A few months ago I was doing a photoshoot for a magazine, and the location was in an historic pioneer museum. The most delightful thing about the entire experience? I met a blacksmith named Lin Rhea. Not just any blacksmith, an ARTIST of a blacksmith.  He runs the Blacksmith Shop in the Historic Arkansas Museum as well as his own website where he sells his handmade knives. 

I knew that after I was done with the shoot, I’d want to head back and get to know him better. And so we did, and it was tons of fun. Keep reading to learn more about him and his inspiring philosophy.

When and how did you first become interested in blacksmithing and how did you learn the craft?

My first interest in blacksmithing started with my interest in knives. I took a bladesmithing course in October of 2002 in Old Washington, Arkansas at the Bill Moran School of Bladesmithing. By smithing my blades it exposed me to the methods and tools of the blacksmith. From there it blossomed.

Your favorite part of blacksmithing is…

The historical methods and how these methods expose me to ideas and practical thinking that otherwise would be lost to me. These things serve to instill a deep respect for our ancestors and their ability to thrive under much more difficult circumstances.

What is the most important piece of advice you’d give to someone looking to learn blacksmithing in this day and age?

Learn from the best. Locate the best at the craft and follow their work and if possible, take a class or receive tutoring under them. Also, spend time at the anvil. Only with practice will anyone get better and it’s the same with blacksmithing.

What is your favorite thing to make?

I like making well designed things whether it’s knives, tools, or art. If it’s art, I want it to be functional art.

The best memory you’ve had while pursuing your craft:

I have so many good memories in connection with my knife making and blacksmithing that it would be difficult to decide which is the best. I do, though, appreciate the hand drawn cards and crayon scribblings of young children who I’ve taught or demonstrated for over the years. These I save and treasure.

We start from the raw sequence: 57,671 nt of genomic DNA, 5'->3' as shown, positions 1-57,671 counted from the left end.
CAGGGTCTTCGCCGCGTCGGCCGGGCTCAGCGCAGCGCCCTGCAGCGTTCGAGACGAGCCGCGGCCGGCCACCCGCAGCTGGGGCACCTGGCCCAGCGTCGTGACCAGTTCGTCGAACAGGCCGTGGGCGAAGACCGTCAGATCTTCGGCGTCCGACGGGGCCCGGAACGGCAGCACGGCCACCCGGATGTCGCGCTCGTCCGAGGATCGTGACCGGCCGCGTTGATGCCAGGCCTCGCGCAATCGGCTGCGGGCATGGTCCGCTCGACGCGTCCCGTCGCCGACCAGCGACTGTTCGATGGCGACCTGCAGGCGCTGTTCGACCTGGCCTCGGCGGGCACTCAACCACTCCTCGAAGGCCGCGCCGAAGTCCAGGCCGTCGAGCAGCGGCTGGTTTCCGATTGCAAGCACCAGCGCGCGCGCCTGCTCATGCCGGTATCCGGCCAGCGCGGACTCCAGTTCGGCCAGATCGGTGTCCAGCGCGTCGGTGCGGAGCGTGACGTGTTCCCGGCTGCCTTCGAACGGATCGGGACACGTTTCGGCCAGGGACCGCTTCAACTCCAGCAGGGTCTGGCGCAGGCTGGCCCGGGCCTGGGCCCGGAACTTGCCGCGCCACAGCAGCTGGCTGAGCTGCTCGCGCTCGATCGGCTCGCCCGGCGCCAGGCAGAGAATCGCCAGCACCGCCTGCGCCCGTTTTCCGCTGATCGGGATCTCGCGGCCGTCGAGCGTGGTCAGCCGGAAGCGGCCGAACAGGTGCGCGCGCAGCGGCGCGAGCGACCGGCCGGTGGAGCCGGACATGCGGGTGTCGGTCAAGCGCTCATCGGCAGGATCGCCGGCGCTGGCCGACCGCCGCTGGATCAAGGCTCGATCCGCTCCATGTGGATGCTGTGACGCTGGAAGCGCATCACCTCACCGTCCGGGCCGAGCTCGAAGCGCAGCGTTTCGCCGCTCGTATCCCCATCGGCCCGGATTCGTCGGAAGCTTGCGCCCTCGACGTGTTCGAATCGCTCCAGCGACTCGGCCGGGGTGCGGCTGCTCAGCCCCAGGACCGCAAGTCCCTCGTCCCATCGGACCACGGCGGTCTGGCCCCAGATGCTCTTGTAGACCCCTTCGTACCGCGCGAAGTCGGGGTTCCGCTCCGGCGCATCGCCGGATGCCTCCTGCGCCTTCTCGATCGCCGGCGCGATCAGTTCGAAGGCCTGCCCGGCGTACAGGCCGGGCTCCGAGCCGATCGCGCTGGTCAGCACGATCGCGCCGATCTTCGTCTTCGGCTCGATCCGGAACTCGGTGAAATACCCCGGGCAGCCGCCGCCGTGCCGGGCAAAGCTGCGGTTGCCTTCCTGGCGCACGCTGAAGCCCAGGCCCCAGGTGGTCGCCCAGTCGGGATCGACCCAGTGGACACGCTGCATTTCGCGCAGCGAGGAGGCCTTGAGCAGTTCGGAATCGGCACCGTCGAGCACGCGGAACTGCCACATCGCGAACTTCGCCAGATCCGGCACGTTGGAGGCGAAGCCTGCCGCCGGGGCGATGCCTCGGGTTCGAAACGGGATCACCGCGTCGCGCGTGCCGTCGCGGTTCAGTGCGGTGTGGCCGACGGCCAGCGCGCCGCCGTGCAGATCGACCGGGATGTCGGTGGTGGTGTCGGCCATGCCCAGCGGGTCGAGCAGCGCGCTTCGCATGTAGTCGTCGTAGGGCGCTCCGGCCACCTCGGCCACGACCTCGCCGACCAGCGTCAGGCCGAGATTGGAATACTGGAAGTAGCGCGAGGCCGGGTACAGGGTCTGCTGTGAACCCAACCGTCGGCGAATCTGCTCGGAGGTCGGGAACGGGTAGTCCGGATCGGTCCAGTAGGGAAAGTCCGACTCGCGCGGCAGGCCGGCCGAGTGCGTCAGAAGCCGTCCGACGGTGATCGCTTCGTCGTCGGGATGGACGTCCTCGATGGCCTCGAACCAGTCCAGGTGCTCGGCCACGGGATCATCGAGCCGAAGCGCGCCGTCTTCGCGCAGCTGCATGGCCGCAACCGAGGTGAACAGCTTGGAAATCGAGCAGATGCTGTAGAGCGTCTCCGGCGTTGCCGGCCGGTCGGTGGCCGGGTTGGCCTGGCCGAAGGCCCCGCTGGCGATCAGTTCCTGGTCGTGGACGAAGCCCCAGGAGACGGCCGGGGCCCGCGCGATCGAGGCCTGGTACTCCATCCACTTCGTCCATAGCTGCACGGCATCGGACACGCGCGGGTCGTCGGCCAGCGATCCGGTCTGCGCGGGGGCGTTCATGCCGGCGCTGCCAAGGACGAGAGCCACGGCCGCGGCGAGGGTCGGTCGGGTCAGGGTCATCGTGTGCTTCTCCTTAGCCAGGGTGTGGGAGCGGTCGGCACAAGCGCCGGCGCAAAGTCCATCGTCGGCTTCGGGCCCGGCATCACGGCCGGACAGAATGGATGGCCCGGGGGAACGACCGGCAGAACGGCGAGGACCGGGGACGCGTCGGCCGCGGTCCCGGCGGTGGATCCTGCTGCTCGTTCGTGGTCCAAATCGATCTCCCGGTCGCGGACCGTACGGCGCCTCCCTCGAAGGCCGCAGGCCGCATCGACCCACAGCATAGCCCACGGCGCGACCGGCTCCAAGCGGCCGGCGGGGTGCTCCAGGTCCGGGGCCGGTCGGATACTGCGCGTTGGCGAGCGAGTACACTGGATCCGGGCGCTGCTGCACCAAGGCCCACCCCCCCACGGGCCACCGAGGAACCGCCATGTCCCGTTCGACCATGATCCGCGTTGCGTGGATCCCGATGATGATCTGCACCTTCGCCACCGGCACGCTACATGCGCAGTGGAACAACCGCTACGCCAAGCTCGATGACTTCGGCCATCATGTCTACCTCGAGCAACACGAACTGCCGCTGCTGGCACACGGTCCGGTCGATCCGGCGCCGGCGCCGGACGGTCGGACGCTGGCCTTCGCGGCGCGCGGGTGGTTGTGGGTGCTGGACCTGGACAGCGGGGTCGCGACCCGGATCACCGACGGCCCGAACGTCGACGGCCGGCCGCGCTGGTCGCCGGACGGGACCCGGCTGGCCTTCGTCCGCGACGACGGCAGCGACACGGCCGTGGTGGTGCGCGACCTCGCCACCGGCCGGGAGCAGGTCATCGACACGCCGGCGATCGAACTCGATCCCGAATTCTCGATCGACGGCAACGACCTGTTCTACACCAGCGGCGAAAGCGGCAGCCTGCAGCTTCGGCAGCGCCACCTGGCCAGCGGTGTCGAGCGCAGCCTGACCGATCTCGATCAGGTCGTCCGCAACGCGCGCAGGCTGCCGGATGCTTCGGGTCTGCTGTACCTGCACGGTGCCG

What effect do you want to have on your local community?

I want the community to know that the blacksmith still has a place, even in our modern times. It’s a connection with the past and exposure to living history. It may be the spark of a young person’s initial interest in their lifelong field of interest.

What do you do to get creative inspiration? Who inspires you most?

While my early instructors (Joe Keeslar MS, Greg Neely MS, Master Blacksmith Peter Ross) inspired me and taught me and continue to do so, I get the most inspiration from instructors from long ago. By reading what few books that there are on the subject as well as studying objects made by past masters, I sort of “get in their minds”. By recreating their work or by applying techniques long unused, I feel that I’m in a unique position of having “known” them.

If you could pick one person to create something for who would it be and what would it be?

I’ve made my family members knives and I think that’s very important. However I would like to make a knife for an actor to be used in a truly classic movie. I would want it to be someone who is a good example in their personal and family life. It would be an accurately depicted account and a knife that fit the period depicted. I specialize in period knives and materials so I think this would be a good fit. A western with the likes of Tom Selleck would come to mind.

Be sure to visit Lin’s website to see all of his beautiful work.

Growing up on her family’s farm in upstate New York, Georgia developed a passion for simple farm-to table food and a deep connection to the outdoors. Having worked in the finance world after college, she decided to leave her cubicle and reconnect with her roots. After graduating from the French Culinary Institute, she began working in Michelin restaurants in New York and France, and soon started leading her renowned Adventure Getaways: excursions around the country aimed at promoting “manual literacy” and helping participants step outside of their comfort zone and experience life more viscerally. Georgia is a firm believer in empowering people to be self-sufficient, identify personal strengths and pursue their life passions.